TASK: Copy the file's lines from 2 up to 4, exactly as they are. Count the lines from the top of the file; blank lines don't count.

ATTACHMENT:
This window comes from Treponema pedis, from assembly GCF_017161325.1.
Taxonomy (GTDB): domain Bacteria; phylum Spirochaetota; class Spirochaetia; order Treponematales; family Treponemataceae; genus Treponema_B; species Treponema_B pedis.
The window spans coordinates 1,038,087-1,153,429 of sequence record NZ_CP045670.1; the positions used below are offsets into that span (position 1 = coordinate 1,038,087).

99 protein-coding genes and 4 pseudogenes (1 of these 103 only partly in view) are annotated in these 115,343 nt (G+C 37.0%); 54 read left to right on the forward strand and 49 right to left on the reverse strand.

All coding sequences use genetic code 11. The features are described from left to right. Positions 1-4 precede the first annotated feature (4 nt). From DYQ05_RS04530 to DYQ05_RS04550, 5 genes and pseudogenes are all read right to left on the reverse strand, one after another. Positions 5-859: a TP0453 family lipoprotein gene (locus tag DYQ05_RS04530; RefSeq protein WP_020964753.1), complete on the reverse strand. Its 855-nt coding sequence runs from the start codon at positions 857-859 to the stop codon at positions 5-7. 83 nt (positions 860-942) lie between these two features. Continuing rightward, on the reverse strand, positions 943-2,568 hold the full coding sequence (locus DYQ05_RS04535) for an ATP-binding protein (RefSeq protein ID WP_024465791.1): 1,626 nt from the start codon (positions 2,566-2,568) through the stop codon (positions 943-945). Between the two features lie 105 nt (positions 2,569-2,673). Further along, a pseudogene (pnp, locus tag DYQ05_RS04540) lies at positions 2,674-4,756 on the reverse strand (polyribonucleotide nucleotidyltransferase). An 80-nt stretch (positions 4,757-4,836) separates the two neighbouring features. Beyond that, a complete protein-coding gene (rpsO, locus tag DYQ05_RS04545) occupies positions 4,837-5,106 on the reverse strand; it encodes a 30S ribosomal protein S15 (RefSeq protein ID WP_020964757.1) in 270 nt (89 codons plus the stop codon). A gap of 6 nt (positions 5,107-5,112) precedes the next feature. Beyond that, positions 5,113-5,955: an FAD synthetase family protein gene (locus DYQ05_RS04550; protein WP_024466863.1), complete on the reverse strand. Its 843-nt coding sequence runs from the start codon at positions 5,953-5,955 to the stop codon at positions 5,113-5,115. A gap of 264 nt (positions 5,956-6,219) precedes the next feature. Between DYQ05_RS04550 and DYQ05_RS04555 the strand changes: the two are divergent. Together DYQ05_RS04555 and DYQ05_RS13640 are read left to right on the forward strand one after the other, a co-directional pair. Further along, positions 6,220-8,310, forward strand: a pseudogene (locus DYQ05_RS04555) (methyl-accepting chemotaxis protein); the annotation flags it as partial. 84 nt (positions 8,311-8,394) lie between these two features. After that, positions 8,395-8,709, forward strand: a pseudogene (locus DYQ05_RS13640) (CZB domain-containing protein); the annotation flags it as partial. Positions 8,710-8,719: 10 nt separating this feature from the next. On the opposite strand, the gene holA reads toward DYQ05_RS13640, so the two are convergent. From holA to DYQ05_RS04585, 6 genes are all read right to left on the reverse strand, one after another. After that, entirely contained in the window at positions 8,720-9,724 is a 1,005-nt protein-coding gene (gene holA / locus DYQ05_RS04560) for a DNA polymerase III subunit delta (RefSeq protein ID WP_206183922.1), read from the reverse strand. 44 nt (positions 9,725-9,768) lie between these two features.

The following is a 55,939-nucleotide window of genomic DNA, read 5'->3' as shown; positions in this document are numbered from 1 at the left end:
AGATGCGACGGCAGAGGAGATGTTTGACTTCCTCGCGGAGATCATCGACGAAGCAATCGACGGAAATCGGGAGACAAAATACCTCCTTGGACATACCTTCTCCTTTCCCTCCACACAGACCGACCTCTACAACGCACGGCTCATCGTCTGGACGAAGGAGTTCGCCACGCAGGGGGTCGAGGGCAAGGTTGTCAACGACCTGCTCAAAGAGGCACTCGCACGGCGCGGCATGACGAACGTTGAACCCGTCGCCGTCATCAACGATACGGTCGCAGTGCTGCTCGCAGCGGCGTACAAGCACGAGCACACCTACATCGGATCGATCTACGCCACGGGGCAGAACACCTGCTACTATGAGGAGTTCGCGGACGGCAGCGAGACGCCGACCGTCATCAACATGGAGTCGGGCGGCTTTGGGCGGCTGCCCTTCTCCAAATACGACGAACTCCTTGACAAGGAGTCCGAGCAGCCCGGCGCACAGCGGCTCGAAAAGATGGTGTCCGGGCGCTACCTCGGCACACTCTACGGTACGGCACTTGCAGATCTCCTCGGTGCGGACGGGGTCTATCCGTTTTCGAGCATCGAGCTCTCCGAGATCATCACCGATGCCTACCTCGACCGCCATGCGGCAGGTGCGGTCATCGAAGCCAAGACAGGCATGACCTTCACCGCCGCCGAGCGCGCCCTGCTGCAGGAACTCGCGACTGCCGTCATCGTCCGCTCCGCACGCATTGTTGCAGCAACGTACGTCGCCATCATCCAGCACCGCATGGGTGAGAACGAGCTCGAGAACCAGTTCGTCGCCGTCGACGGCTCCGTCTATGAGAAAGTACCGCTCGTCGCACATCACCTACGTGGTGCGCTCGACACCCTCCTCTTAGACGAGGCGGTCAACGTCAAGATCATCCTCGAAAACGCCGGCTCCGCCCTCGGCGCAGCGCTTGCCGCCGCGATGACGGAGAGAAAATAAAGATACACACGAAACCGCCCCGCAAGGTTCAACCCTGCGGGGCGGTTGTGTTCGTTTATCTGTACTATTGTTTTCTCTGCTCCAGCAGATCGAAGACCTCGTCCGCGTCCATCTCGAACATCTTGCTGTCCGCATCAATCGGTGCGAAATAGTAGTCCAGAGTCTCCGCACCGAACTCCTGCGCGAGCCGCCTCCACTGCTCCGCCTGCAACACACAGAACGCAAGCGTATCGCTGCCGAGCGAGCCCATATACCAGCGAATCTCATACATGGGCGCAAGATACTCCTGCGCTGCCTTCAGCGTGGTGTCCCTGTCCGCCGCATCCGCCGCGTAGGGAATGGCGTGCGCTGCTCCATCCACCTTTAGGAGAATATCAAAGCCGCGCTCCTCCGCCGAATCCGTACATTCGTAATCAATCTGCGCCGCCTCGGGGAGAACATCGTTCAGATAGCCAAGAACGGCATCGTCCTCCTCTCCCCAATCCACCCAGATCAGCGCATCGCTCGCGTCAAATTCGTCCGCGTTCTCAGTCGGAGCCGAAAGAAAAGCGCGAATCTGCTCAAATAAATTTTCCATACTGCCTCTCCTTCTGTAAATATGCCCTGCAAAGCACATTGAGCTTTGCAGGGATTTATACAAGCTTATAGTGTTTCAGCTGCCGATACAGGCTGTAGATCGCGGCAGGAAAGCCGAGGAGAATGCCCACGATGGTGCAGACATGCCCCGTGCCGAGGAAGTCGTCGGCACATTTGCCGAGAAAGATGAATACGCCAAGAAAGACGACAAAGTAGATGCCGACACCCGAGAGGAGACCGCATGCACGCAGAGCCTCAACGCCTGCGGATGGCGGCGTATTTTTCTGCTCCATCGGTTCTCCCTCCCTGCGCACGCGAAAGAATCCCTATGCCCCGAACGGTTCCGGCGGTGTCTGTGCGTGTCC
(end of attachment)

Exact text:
Taxonomy (GTDB): domain Bacteria; phylum Spirochaetota; class Spirochaetia; order Treponematales; family Treponemataceae; genus Treponema_B; species Treponema_B pedis.
The window spans coordinates 1,038,087-1,153,429 of sequence record NZ_CP045670.1; the positions used below are offsets into that span (position 1 = coordinate 1,038,087).

99 protein-coding genes and 4 pseudogenes (1 of these 103 only partly in view) are annotated in these 115,343 nt (G+C 37.0%); 54 read left to right on the forward strand and 49 right to left on the reverse strand.